Essex High School InvenTeam

Essex Junction, VT
A robotic tennis ball retriever

A tennis match or practice can be hindered by the inevitable task of picking up tennis balls that accumulate on the court. Tennis courts are often expensive to reserve, so wasting time is costly. In addition, constant bending over to gather balls can strain one's back.

The team proposed the "RoboScooper," a robotic tennis ball retriever, to collect balls on the court and bring them to a base station. The station would feed into a ball lobber for players who practice alone. Overall, the robot would save players time on the tennis courts.

The RoboScooper is a robotic system that uses two rovers to find and collect tennis balls. Each rover retrieves up to twenty balls and brings them to a base station, where the tennis balls are then raised 4 foot 6 inches and then either dropped into a storage device or loaded into a ball lobber. Rover programs are chosen remotely to instruct the rovers where to search for balls. The manufacturing cost for the base station is $500 and the cost of each rover is $400.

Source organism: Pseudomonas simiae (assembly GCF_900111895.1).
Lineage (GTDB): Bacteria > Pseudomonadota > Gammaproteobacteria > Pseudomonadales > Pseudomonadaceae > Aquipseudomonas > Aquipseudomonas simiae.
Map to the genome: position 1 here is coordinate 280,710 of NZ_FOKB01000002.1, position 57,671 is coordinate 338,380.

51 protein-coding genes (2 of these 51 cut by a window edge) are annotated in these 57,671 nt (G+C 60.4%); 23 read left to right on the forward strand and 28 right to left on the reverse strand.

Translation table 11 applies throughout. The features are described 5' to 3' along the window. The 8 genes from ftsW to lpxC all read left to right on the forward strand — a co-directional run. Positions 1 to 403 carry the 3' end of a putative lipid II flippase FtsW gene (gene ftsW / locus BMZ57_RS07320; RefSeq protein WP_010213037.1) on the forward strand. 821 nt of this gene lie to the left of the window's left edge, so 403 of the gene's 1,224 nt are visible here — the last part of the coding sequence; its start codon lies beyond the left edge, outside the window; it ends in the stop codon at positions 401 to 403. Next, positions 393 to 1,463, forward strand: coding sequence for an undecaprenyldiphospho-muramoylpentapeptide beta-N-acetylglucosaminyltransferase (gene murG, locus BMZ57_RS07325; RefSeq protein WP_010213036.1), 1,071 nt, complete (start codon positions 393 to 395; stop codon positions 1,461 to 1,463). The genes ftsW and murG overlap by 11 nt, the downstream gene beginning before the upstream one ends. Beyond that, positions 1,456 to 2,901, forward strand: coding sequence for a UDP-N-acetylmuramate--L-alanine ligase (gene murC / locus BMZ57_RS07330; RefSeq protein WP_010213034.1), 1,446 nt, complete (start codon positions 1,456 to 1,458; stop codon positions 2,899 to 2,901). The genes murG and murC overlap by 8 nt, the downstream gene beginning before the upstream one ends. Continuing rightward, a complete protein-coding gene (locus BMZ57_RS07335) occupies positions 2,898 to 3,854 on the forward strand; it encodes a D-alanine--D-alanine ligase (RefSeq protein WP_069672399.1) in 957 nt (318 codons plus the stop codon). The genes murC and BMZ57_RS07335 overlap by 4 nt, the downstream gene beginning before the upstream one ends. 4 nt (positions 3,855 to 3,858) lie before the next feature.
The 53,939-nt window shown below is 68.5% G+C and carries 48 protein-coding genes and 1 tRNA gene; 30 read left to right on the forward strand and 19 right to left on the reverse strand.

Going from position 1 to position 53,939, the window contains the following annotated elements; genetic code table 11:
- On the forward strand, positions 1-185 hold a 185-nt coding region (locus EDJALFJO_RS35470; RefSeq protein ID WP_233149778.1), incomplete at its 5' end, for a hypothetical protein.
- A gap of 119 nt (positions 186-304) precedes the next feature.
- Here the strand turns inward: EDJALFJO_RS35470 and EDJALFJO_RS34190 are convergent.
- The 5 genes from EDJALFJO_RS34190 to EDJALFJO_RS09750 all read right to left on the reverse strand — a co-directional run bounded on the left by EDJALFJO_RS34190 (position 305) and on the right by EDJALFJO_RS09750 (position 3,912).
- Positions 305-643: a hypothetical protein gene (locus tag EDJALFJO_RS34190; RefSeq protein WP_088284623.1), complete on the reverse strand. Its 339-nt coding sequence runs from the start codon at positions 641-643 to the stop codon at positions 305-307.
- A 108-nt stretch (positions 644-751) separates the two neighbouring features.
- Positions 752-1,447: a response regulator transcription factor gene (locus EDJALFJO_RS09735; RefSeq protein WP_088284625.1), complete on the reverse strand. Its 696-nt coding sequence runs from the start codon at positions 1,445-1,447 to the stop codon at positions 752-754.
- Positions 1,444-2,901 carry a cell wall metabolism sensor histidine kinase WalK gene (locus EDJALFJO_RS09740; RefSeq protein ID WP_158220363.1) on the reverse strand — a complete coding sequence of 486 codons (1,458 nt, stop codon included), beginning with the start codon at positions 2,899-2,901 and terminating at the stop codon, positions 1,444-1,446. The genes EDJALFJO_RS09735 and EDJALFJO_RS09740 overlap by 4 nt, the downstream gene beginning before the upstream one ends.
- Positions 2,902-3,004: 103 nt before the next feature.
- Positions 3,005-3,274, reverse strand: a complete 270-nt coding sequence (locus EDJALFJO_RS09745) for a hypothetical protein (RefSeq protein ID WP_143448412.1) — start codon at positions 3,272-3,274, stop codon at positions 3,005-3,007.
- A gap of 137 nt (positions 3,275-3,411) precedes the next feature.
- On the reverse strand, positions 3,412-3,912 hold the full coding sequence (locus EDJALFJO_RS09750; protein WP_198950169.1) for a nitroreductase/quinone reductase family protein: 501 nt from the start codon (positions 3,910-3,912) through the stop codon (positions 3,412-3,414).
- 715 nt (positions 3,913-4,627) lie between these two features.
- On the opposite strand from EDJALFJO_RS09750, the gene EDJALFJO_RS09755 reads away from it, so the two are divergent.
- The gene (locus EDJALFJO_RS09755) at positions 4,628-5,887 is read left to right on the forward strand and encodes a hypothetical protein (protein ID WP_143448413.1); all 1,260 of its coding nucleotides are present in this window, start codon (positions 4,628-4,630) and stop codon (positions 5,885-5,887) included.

The Essex High School InvenTeam researched ball-retrieving machines and discovered there were no machines with the capabilities proposed for the RoboScooper. The team split into groups to focus on different aspects of the invention. The two rover groups first brainstormed ideas for different rovers and methods of retrieving balls. The base station group worked on the central robot and developed the base station. The navigation and communication group worked to develop a navigation system for the rovers and the base station. The sensor group experimented with sensors that would be used in navigation and later merged with the navigation and communication group.

Each group worked to find usable parts for the robots. The students created many models using consumer robots and household items and goods. For the final prototype the team used microcontrollers from the Atmel Corporation, along with Zagros motors and w heels. The team received support from the University of Vermont's College of Engineering, Queen City Steel, and the Hazelett Strip-Casting Corporation.

The Essex High School InvenTeam plans to refine navigational problems with the rovers and enable the RoboScooper to recognize the number of balls each rover collects. They also want to enable the rovers to feed into a ball lobber, which they had initially envisioned.